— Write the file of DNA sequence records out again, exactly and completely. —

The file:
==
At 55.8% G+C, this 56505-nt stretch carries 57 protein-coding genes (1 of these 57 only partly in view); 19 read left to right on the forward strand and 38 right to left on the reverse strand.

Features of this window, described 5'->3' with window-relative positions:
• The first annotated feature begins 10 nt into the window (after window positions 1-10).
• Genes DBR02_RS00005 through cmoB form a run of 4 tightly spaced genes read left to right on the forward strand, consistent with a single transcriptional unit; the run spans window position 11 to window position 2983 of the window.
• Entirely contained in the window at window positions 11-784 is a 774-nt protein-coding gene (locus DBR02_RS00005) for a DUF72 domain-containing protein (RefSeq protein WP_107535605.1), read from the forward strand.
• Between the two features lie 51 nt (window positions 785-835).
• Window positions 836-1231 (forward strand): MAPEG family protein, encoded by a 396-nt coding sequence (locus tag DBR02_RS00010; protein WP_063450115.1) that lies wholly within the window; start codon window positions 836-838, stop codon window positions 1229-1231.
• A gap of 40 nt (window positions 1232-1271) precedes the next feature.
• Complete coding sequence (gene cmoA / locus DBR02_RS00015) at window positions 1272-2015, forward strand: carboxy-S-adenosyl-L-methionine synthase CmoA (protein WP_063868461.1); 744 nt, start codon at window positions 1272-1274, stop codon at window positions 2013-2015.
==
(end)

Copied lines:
At 55.8% G+C, this 56505-nt stretch carries 57 protein-coding genes (1 of these 57 only partly in view); 19 read left to right on the forward strand and 38 right to left on the reverse strand.

Features of this window, described 5'->3' with window-relative positions:
• The first annotated feature begins 10 nt into the window (after window positions 1-10).
• Genes DBR02_RS00005 through cmoB form a run of 4 tightly spaced genes read left to right on the forward strand, consistent with a single transcriptional unit; the run spans window position 11 to window position 2983 of the window.
• Entirely contained in the window at window positions 11-784 is a 774-nt protein-coding gene (locus DBR02_RS00005) for a DUF72 domain-containing protein (RefSeq protein WP_107535605.1), read from the forward strand.
• Between the two features lie 51 nt (window positions 785-835).
• Window positions 836-1231 (forward strand): MAPEG family protein, encoded by a 396-nt coding sequence (locus tag DBR02_RS00010; protein WP_063450115.1) that lies wholly within the window; start codon window positions 836-838, stop codon window positions 1229-1231.
• A gap of 40 nt (window positions 1232-1271) precedes the next feature.
• Complete coding sequence (gene cmoA / locus DBR02_RS00015) at window positions 1272-2015, forward strand: carboxy-S-adenosyl-L-methionine synthase CmoA (protein WP_063868461.1); 744 nt, start codon at window positions 1272-1274, stop codon at window positions 2013-2015.